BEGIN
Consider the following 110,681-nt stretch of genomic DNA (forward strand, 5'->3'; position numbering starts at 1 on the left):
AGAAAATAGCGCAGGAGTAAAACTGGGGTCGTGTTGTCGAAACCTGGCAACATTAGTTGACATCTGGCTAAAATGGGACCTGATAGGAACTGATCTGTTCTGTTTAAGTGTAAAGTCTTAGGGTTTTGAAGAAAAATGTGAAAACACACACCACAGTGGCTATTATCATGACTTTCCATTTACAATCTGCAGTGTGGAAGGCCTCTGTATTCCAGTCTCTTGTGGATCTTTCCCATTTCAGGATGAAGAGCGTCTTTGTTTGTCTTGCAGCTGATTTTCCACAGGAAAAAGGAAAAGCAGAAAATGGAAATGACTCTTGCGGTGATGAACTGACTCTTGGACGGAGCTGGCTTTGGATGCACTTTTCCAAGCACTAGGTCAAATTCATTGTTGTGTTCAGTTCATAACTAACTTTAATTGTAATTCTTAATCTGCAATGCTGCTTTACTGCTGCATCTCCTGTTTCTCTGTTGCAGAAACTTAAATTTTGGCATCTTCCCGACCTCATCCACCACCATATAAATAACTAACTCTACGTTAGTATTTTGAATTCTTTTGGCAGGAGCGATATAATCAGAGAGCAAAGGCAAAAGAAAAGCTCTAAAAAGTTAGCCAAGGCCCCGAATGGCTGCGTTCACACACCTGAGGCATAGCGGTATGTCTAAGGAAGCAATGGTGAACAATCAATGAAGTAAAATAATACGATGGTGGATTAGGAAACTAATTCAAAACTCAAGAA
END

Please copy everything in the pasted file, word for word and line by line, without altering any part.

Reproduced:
Consider the following 110,681-nt stretch of genomic DNA (forward strand, 5'->3'; position numbering starts at 1 on the left):
AGAAAATAGCGCAGGAGTAAAACTGGGGTCGTGTTGTCGAAACCTGGCAACATTAGTTGACATCTGGCTAAAATGGGACCTGATAGGAACTGATCTGTTCTGTTTAAGTGTAAAGTCTTAGGGTTTTGAAGAAAAATGTGAAAACACACACCACAGTGGCTATTATCATGACTTTCCATTTACAATCTGCAGTGTGGAAGGCCTCTGTATTCCAGTCTCTTGTGGATCTTTCCCATTTCAGGATGAAGAGCGTCTTTGTTTGTCTTGCAGCTGATTTTCCACAGGAAAAAGGAAAAGCAGAAAATGGAAATGACTCTTGCGGTGATGAACTGACTCTTGGACGGAGCTGGCTTTGGATGCACTTTTCCAAGCACTAGGTCAAATTCATTGTTGTGTTCAGTTCATAACTAACTTTAATTGTAATTCTTAATCTGCAATGCTGCTTTACTGCTGCATCTCCTGTTTCTCTGTTGCAGAAACTTAAATTTTGGCATCTTCCCGACCTCATCCACCACCATATAAATAACTAACTCTACGTTAGTATTTTGAATTCTTTTGGCAGGAGCGATATAATCAGAGAGCAAAGGCAAAAGAAAAGCTCTAAAAAGTTAGCCAAGGCCCCGAATGGCTGCGTTCACACACCTGAGGCATAGCGGTATGTCTAAGGAAGCAATGGTGAACAATCAATGAAGTAAAATAATACGATGGTGGATTAGGAAACTAATTCAAAACTCAAGAA